When his leg healed, he could no longer play soccer, but he was able to start working again. One day, while doing a job allá arriba in the mountains, he fell from a great height and hit his head, and had to be hospitalized. I don’t know if he fell from a tree or a ladder or a ladder leaning up against a tree. I only know that he was driven down the mountain in a cattle truck, bleeding all the way. He was hospitalized in Soná, then sent to Santiago to see a specialist, then sent all the way to Panama City for surgery. Chengo spent several afternoons racing up and down the street on his bicycle, stopping at friends’ houses to borrow money and collect on debts to pay for the bus fare and hospital bills. I paid three months rent in advance; I gave it to Rufa because I thought they might not find it if I put it on top of the refrigerator. In the end, they raised enough money for Rufa and Chengo to go to Panama City together, and they put their daughter Yody in charge of the house. They were gone for three days. When they came back, they brought Alvenis alive, with gauze wrapped around his head like a turban and a dark bloodstain on the left side. Throughout his recovery, I asked Yody how he was doing, and other people asked me how he was doing, and I told them in detail, even though he was always inside and I never actually spoke to him.
The other thing I knew about him was that one day he started building a house in the backyard. As soon as the frame was up, people started asking me if he was getting married. No one could think of any girl in La Soledad who had been seen with him. That meant that Alvenis was bringing in a girl from afuera. Gossip raged, with rumors ranging from the unlikely (that Alvenis had met a nurse in the hospital in Panama City during his head surgery) to the absurd (that he had been corresponding with a friend of mine from America and they’d fallen in love a través de las cartas.) When the palm roof was in place and there were three palm walls and one wall of corrugated zinc, Yody’s best friend came over from Soná, and she and Alvenis sat together in the hammock between the acacia trees, out in front of my house. Everyone knew that she was 15 and dropping out of high school. What concerned them more was if she knew how to sweep a floor, being from the pueblo and all. They were sure that Rufa would feed them until the girl learned how to cook, and that she’d probably wash their clothes as well, but everyone hoped that the girl would quickly learn to wash her own clothes because Rufa had enough work on her hands, with 5 men in the house and all named José.
After Alvenis came Bladi, short for Bladimir, his middle name. On the night I moved in, Bladi was a guerilla warrior with a camouflage bandana tied over his face so only his eyes showed. He hammered in nails for me to put curtains on, and stood on my bare mattress to hang my mosquito net from the wooden beams above. Early the next morning, he came over with a plate of patacones for breakfast and, still wearing the camouflage bandana, told me of an idea he had had the night before while he was falling asleep. He proceeded to move my light-switch to a place where I could reach it from my bed, so I wouldn’t have to turn out the light and then fumble my way to bed in the dark.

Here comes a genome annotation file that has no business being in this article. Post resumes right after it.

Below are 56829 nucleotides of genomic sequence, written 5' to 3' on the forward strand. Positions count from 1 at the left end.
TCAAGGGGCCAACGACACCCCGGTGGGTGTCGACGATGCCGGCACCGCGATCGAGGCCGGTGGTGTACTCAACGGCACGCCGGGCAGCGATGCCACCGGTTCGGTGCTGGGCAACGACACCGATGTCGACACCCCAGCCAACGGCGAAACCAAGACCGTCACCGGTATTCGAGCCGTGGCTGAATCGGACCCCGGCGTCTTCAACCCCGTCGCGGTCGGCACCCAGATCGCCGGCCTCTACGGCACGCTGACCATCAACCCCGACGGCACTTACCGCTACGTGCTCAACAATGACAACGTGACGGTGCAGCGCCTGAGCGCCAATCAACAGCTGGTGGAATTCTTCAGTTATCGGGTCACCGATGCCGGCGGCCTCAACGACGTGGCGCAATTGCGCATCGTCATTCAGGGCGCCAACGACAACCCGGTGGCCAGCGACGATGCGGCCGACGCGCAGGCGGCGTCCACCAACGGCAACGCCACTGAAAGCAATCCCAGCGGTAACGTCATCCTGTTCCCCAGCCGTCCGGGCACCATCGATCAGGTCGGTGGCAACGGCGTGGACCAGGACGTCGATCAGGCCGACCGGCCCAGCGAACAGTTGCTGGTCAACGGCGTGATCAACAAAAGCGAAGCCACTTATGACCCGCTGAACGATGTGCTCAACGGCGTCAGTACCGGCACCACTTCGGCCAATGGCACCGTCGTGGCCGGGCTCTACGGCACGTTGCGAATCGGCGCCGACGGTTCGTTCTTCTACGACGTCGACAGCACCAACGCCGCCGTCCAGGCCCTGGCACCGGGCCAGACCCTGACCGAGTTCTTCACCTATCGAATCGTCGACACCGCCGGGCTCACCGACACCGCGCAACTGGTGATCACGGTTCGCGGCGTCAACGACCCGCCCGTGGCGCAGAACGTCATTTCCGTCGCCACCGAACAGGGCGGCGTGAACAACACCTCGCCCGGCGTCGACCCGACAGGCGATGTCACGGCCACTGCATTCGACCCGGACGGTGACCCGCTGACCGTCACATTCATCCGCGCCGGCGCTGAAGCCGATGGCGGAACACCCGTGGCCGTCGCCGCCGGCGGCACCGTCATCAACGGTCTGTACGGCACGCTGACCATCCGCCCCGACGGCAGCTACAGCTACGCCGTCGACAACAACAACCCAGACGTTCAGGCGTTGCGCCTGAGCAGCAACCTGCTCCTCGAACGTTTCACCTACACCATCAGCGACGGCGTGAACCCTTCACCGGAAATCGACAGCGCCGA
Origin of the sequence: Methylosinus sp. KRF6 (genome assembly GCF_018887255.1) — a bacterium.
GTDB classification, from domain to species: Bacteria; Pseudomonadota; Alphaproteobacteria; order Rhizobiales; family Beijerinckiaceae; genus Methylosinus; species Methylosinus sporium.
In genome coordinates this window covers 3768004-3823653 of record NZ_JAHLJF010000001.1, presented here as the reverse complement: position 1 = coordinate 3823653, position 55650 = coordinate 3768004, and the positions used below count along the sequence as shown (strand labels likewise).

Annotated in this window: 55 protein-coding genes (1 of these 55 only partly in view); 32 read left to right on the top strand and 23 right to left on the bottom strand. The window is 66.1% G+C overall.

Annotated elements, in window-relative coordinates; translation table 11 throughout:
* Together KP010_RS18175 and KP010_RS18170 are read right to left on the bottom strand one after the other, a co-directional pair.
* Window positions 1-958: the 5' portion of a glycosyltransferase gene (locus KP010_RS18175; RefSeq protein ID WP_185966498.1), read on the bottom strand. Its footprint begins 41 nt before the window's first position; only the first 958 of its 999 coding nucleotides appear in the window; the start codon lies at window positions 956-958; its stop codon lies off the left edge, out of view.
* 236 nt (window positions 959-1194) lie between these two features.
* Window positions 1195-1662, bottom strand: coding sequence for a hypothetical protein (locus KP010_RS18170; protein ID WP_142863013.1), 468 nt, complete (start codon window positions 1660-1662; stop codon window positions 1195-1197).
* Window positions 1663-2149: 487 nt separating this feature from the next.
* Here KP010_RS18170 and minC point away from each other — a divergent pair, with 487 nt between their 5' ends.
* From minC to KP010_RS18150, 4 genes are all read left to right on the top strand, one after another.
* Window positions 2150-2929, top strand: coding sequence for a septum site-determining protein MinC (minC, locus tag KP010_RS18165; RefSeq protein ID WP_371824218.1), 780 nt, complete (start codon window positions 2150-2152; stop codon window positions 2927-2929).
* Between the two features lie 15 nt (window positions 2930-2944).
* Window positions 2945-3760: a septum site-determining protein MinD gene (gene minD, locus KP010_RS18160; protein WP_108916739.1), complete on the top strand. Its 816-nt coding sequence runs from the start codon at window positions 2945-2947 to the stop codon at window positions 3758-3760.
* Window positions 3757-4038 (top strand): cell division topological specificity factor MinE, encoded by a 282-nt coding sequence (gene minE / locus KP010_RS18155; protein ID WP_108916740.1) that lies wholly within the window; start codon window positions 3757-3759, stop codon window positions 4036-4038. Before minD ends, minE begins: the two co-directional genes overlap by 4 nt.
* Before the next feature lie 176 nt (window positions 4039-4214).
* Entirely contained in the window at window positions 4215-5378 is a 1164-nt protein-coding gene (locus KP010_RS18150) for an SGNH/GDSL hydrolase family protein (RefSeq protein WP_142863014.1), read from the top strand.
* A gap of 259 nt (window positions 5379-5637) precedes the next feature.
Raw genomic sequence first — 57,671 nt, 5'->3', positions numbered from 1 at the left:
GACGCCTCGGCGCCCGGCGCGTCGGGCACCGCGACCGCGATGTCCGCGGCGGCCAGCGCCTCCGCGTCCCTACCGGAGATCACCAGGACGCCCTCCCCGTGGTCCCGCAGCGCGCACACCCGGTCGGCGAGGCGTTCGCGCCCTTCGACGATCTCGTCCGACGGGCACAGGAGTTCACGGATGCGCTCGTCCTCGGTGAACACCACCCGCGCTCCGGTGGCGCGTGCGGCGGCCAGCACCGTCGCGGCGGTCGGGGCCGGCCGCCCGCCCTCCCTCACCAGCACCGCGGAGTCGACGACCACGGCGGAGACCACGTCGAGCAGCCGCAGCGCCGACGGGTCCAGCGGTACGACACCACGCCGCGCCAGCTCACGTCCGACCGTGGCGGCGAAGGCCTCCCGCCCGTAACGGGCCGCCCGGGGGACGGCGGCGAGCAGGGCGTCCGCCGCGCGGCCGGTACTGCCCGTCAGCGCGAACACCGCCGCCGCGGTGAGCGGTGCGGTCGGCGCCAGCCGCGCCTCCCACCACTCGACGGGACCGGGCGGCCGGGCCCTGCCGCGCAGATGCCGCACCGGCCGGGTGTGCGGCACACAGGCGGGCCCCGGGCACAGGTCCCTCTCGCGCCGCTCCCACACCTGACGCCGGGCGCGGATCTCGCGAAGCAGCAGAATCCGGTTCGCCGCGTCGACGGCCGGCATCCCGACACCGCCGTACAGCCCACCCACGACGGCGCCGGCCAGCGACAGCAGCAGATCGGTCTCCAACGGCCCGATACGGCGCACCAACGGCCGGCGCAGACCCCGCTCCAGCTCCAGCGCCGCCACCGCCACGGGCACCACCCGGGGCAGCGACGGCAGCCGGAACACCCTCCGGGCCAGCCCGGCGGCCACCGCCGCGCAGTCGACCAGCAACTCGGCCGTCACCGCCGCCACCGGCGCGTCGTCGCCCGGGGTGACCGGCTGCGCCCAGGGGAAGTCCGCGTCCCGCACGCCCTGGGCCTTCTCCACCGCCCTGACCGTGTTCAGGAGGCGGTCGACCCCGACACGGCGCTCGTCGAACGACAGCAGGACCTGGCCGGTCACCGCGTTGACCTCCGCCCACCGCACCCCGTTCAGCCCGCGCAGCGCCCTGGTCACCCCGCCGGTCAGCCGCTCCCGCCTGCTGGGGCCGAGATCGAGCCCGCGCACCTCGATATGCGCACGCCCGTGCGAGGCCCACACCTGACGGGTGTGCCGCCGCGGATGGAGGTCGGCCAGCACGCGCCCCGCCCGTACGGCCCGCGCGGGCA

Nineteen year-old Bladi brought over a notebook and pencil one day and demanded I teach him all the open chords on the guitar. For the next few weeks he came over every evening to practice as soon as he’d showered and eaten after work. In exchange for the guitar lessons, we spent a day at my stove and he taught me to how make lentils, rice, and hojaldres, and how to fry an egg the Panamanian way (since I told him I already knew how to fry an egg.) He bragged that of all the Josés, he was the only one who could cook. The rice came out salty and the hojaldres never inflated, but we ate everything anyway. He helped me wash the dishes, and as he was leaving he turned and said, “Lorena, I am going to teach you many things.”
He brought over a tape and a black boom box that looked like it had been sanded down and left out in the rain.
“I hope this works,” he said, plugging it into the outlet that brought electricity illegally from his house to mine. “It’s Tano Mojica. Our vecino.” And he pointed with pursed lips out the door and across the field to the famous singer’s two-story house.
The music was warbled and hard for me to understand.
“What he’s saying is:
Morena, si Usted no me quiere,
A su casa no vuelvo mas nunca.
Morena, si Usted no me adora,
A su casa no vuelvo mas nunca.
(Darling, if you don’t love me,
To your house I will never return.
Darling, if you don’t adore me,
To your house I will never return.)”
During Carnavales in February, Bladi came over as I was cooking chili and I told him to stay to try some. He watched me stir the pot, and he said, “Lorena, I don’t know, but I think . . .”
“What?” I asked.
“I think . . . you would look prettier with earrings.”